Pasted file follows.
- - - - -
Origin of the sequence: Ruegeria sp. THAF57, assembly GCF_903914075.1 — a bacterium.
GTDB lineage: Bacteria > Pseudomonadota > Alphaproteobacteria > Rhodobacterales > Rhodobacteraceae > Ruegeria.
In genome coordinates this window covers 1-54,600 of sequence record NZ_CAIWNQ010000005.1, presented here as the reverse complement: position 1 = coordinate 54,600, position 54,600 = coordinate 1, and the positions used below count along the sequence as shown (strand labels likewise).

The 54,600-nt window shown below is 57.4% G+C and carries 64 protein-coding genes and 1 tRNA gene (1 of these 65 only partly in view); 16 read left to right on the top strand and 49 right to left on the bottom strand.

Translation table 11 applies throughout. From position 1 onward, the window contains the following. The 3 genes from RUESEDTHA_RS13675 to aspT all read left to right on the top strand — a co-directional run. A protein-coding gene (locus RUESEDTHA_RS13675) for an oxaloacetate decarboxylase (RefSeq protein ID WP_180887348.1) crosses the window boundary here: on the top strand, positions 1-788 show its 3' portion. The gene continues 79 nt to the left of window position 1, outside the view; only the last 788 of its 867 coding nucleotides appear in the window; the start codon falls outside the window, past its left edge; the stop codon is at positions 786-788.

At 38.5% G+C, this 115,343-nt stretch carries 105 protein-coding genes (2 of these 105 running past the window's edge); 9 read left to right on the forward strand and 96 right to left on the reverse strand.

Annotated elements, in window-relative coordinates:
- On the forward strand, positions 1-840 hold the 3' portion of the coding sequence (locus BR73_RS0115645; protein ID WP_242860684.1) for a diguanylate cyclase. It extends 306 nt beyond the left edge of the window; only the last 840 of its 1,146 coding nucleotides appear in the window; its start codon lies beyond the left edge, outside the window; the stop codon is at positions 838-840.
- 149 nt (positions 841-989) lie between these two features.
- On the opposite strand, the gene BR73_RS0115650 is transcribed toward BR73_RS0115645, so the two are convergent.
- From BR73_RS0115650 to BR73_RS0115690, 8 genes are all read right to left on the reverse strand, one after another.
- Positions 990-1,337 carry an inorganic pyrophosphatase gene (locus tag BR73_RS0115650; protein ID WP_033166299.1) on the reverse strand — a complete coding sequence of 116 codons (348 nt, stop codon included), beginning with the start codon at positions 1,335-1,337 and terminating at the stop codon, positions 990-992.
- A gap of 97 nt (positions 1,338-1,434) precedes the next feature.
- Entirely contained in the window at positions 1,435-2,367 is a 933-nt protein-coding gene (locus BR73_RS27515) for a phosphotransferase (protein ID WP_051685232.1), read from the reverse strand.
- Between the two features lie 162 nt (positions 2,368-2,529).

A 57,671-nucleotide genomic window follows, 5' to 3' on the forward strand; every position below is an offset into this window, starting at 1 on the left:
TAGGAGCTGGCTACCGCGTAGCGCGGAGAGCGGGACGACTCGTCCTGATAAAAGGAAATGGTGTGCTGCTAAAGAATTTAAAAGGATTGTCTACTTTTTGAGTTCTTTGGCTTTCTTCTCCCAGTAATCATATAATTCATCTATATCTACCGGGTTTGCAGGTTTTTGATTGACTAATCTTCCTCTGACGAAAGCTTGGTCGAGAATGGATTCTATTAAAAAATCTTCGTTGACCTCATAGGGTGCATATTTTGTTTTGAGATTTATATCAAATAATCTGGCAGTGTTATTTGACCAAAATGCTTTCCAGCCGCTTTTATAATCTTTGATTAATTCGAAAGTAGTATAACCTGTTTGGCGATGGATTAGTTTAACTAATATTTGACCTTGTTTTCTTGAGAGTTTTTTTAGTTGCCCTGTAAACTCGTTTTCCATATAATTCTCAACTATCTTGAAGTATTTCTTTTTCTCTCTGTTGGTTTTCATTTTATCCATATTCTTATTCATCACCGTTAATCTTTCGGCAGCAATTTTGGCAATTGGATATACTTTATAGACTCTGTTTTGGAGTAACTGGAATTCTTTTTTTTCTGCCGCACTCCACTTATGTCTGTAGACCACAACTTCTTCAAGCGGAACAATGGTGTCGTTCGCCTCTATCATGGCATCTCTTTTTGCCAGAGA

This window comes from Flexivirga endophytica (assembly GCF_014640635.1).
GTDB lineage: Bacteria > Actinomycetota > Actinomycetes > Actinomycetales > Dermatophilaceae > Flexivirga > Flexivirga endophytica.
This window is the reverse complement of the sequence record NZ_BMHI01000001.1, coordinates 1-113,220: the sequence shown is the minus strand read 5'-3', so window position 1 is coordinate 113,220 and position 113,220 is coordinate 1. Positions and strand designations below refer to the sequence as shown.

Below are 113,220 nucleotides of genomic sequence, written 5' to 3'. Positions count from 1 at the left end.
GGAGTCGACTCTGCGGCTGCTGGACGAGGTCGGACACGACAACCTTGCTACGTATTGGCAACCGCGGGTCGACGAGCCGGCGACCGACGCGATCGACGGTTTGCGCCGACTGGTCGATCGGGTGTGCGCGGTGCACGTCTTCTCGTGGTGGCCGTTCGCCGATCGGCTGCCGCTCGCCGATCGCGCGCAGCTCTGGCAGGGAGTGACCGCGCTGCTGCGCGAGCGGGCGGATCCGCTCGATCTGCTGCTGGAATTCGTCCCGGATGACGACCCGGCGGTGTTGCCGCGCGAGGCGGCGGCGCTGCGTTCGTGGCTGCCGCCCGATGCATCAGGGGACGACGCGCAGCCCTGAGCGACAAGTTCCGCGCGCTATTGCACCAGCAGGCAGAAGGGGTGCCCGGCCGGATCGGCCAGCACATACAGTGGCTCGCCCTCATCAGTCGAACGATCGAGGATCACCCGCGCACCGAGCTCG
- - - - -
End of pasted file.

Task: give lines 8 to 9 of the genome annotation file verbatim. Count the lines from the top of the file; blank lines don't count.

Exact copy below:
- On the forward strand, positions 1-840 hold the 3' portion of the coding sequence (locus BR73_RS0115645; protein ID WP_242860684.1) for a diguanylate cyclase. It extends 306 nt beyond the left edge of the window; only the last 840 of its 1,146 coding nucleotides appear in the window; its start codon lies beyond the left edge, outside the window; the stop codon is at positions 838-840.
- 149 nt (positions 841-989) lie between these two features.